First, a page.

One of my favorite tools is my air compressor. I got one the same time I got into road tubeless. At the time, a blast of air was a necessity to get the first generation of 700c tubeless to slip into the bead of the rim. And even with the 100 psi blasting out of a hose, it still took some doing– removal of valve cores, soaping the bead, beating on the tire–it wasn’t much fun. Nor was it fast. I still use it during most tubeless setups, mountain or gravel.
So I was anxious to find out (and just a bit skeptical) if Mavic’s Allroad Pro wheel could live up to its promise of easier mounting. That tires with correct specs could pop into place without the assistance of my favorite tool. It didn’t take long to find out.
A set of Allroads comes with almost everything needed to get rolling. Out of the box they have the end cap size of your choice installed, tires, valve stems with removable cores, sealant and an injector. It’s like this cool little tubeless care package. There’s no rim tape because none is needed. Rims are sealed. Simply add cassette, rotors, mount tires, lube the bead and pump. Yes pump, not blast. On the first try, I got the Mavic supplied tires to click in, with a $40 floor pump. I let the air out, removed the cores and added the sealant (made by Hutchinson), then re-inflated. I was rolling in less than a half hour. That’s a PR for me in tubeless install.
One of the things I love about these wheels is the number of ways they can be configured. They come with 12mm, 100/142 end caps installed and QR caps in the care package. 15mm front end caps are available for now. Mavic may do away with those down the road. A Shimano 11spd hub body is stock but a road XD or Campagnolo can be ordered. They come in either six bolt or center lock, buyer chooses. Buyer also picks tires, 30mm or 40mm Yksions, made by Hutchinson. A 35mm version is in the works.
Mavic’s journey to gravel and road tubeless has been a long one. The company was one of the first to bring tubeless to the market with its UST for mountain in 1999. And when the benefits of running without tubes became apparent, Mavic was right there working on the same for 700c. But while others moved forward, in 2005, Mavic hit the brakes in the name of safety and ease of use. A company with 125 years in the bike industry could not risk its reputation on technologies it felt needed further advancement.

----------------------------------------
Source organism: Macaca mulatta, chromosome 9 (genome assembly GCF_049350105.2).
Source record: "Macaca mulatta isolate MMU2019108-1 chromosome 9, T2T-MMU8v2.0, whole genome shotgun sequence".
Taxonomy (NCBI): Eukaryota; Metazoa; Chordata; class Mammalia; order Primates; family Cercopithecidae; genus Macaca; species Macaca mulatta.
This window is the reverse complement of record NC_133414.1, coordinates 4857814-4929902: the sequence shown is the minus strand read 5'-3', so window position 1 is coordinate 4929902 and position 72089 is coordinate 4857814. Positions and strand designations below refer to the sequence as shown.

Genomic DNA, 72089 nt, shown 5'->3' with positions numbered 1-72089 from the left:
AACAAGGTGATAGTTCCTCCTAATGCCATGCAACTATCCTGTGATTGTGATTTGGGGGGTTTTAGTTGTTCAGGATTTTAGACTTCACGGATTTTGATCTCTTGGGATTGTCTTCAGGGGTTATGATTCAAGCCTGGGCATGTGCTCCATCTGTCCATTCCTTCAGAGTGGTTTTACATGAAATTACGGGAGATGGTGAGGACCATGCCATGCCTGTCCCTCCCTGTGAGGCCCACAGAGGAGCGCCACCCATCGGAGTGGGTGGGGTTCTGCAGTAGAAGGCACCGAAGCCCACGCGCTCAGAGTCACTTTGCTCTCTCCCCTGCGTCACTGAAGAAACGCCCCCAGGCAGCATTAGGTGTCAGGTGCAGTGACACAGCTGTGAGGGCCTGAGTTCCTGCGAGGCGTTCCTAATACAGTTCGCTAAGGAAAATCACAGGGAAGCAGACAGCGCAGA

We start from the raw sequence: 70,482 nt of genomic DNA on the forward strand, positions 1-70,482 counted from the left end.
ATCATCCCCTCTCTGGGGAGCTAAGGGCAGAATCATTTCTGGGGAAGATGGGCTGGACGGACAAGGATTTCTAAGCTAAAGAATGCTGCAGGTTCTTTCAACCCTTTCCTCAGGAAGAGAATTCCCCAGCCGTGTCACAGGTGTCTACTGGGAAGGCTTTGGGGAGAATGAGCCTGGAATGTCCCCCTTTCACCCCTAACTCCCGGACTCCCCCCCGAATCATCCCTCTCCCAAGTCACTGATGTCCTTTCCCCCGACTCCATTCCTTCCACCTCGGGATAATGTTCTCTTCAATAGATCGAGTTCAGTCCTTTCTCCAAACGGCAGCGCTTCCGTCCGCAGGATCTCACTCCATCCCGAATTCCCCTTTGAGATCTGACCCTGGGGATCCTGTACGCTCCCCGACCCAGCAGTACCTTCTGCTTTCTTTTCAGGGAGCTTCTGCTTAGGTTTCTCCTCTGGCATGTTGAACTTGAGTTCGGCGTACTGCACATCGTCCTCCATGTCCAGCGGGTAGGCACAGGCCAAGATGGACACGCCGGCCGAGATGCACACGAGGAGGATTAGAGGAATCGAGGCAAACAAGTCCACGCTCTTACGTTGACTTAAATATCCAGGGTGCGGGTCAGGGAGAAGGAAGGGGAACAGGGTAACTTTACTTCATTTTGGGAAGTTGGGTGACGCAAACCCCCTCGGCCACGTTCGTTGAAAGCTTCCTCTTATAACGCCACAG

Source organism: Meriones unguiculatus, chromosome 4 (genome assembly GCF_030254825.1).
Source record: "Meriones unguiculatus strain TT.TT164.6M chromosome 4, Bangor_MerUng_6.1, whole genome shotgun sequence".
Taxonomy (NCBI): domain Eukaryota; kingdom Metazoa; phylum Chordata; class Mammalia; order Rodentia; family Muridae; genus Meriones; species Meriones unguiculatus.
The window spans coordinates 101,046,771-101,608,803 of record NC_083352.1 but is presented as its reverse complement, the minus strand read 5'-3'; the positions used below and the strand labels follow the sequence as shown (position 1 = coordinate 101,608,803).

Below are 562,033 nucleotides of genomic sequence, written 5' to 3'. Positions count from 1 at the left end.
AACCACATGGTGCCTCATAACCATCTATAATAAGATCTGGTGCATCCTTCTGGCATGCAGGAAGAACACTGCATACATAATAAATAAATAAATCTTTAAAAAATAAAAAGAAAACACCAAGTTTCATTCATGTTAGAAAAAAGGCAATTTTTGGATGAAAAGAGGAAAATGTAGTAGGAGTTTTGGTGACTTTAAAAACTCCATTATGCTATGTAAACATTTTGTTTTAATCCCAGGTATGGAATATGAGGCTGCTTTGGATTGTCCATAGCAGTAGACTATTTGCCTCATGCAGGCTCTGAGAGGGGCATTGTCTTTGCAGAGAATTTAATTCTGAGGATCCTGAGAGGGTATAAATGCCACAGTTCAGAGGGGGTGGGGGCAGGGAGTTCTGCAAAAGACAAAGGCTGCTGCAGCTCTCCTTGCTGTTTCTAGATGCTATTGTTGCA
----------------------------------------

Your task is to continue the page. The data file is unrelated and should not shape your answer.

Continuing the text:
It was never a matter of if Mavic’s road wheels could go tubeless. The Ksyrium was always one of the easier wheels to convert to tubeless because the rim is sealed. Conversions maybe OK for the home mechanic, but for a company with a legal department, you gotta do better. Two things got Mavic over the road tubeless hump: contouring of the rim bed so tires mount easier and tires with predictable bead stretch considering the higher pressures of road and gravel. With that, Mavic checked off two big boxes: easier tire mounting and safer. Soon after, the Allroad was born.
Inside the cavity, the rims have little onramps or launching pads that carry the bead out of the center channel and into the bead seat. In Mavic speak they call it Rim Contour Design, I’ll leave the french translation up to you. In the garage, they just work. I mounted four sets of tires: Mavic’s 40mm Yksion Elite Allroad (also made by Hutchinson), Panaracer Gravel King Slicks, WTB TCS Resolutes and WB TCS Nanos. Mavic’s supplied tires and the WTBs seated with ease. Both companies are supporters of ETRTO standards. And while the European Tire and Rim Technical Organization does not set standards for bike tires, both companies make rims that meet their standards and have tires to match. So it’s no wonder those models seated with a floor pump. The Gravel Kings took more convincing. Hello air compressor.
Mavic could have called this wheel the “Dirt Ksyrium.” They look similar and there are shared technologies. ISM 4D, the shaving between spokes is the same thing that Mavic has used on the Ksyrium for years. To anchor spoke to rim, the Allroad has the Ksyrium’s Fore drilling, which really isn’t drilling at all. Mavic instead heats the rim to create spoke hole. On the Pro level, the other Ksyrium similarity is the the Zicral spokes (Elites have stainless).
I talked with Mavic Global Brand Manager Chad Moore about the Allroad, but mostly our conversation centered around tubeless standards. Moore said Mavic believes in building to a standard and that’s why their rims stick to the diameter and bead shape guidelines laid out by the ETRTO. But Moore said what is lacking is a tire standard. We agreed that it’s just plain odd that the body that tests rim designs for safety and consistency does not do the same for tires. At least not bike tires. So Mavic developed its own tires to match its standardized rims and wheels.